I do not believe that it died of any human induced threat. In fact we have only just started to have tomtits move in closer to our home and can now hear them in the forest close by on most days. They have expanded in their range from Hinewai Reserve ten kilometers away over the 30 years that Hinewai has existed for the protection of nature. As their forest habitat regenerates tomtits are able to expand and are welcomes with joy by me.

The Seventh Generation in Akaroa

Link: Akaroa Mail Article on The Seventh Generation – History and Conservation Tours

Meet The Seventh Generation!

Driven by a philosophy to act for The Seventh Generation after us, Powered by The Seventh Generation of Akaroa’s French Descendants.

For a deeper understanding of this new tour company and why we care about telling great stories and creating a better world for the generations after us, this article gives a great overview.

But there are many stories underlying this and there are plenty more to share!

Tuhiraki

A wonderful challenging drive to Akaroa follows the unsealed Mt Bossu Road from Little River to Wainui. The views are spectacular and it is a chance to get up close and personal to the digging stick or Ko of Banks Peninsula’s founder Rakaihautu thrust into the hillside to form the peak of Mt Bossu as it is known today.

To know this story and many many more take a tour with me at The Seventh Generation.

Sea Bird Survey 2017

The Banks Peninsula Sea Bird Survey 2017 got off to a spectacular start yesterday with perfect sea and weather conditions.

Marie Haley and a team from the Department of Conservation and Christchurch City Council surveyed the whole Wildside coastline from Le Bons Bay to Akaroa for the beautiful spotted shag, white fronted tern, red-bill gull and more.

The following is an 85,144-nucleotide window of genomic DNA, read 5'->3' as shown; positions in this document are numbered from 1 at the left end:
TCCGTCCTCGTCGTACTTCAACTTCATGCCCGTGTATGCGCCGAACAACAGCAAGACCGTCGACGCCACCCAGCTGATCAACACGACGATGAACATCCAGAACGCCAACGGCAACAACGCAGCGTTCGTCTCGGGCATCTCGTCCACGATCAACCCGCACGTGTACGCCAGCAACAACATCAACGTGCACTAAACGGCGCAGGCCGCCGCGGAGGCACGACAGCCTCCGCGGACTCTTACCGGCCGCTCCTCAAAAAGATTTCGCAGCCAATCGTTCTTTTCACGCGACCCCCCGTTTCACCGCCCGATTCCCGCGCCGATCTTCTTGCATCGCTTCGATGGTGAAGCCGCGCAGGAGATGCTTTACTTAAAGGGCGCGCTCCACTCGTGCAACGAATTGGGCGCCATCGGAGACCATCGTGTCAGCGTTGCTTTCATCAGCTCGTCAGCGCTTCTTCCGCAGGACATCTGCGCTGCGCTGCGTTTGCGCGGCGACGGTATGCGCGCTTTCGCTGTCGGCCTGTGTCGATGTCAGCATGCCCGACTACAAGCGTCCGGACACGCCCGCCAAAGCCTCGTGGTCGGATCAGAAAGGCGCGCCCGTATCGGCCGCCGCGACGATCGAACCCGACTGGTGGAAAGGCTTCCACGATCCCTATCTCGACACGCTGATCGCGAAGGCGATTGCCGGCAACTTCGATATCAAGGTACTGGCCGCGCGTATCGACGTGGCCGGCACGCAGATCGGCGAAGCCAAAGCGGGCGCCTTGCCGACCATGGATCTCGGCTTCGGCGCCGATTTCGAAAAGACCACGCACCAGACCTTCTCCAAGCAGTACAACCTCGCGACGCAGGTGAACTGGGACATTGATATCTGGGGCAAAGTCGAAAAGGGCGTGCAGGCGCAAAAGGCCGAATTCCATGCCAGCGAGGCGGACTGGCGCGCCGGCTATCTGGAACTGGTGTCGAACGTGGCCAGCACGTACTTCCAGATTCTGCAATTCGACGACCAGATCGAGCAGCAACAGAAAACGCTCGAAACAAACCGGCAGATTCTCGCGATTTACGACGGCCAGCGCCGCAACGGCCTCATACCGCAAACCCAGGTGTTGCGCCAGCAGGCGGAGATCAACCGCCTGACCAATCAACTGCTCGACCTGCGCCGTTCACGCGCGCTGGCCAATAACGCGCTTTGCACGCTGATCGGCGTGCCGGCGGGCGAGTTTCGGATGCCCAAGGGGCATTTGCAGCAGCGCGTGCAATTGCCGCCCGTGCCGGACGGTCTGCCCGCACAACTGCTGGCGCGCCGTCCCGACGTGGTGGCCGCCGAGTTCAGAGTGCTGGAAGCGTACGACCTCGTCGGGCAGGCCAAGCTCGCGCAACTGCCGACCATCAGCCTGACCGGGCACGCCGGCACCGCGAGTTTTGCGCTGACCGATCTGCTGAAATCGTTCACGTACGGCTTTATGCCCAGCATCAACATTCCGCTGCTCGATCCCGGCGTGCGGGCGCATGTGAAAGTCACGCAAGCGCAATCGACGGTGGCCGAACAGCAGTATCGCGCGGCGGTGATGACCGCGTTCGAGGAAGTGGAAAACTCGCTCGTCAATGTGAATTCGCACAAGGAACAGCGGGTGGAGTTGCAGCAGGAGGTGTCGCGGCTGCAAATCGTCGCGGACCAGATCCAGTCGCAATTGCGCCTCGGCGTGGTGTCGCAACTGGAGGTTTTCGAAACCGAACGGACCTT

Marie even landed on a predator free island to check out the fairy prion and little blue penguin colonies. The fairy prion are unable to nest where there are any mammalian predators such as rats or stoats as they are so small and delicate, but on these valuable islands they nest alongside other sea birds. In pictures shown here the different species are neighbours amongst the rocky rubble.

Banks Peninsula is a sea bird hotspot with 70% of the worlds population of spotted shags found along our coast and the white-flippered little blue penguins are endemic to our shores. With intensive predator control and predator fencing we hope to ensure that burrowing sea birds such as petrel and prions can again make mainland Banks Peninsula their home.

The coast of Banks Peninsula is spectacular in any weather but especially so on a fine day, we have had plenty of rain this winter and so all the waterfalls were flowing down to the sea. Dan Rogers and Nikau Palm waterfalls were especially spectacular.

  

Photos (left to right): spotted shag in breeding plumage, Nikau Palm Gully waterfall (the southern most palm tree in the world), Dan Rogers cliffs hanging gardens and rare waterfall, fairy prion on Crown Island, white-flippered little blue penguin nesting next to the prion. Credits: Marie Haley.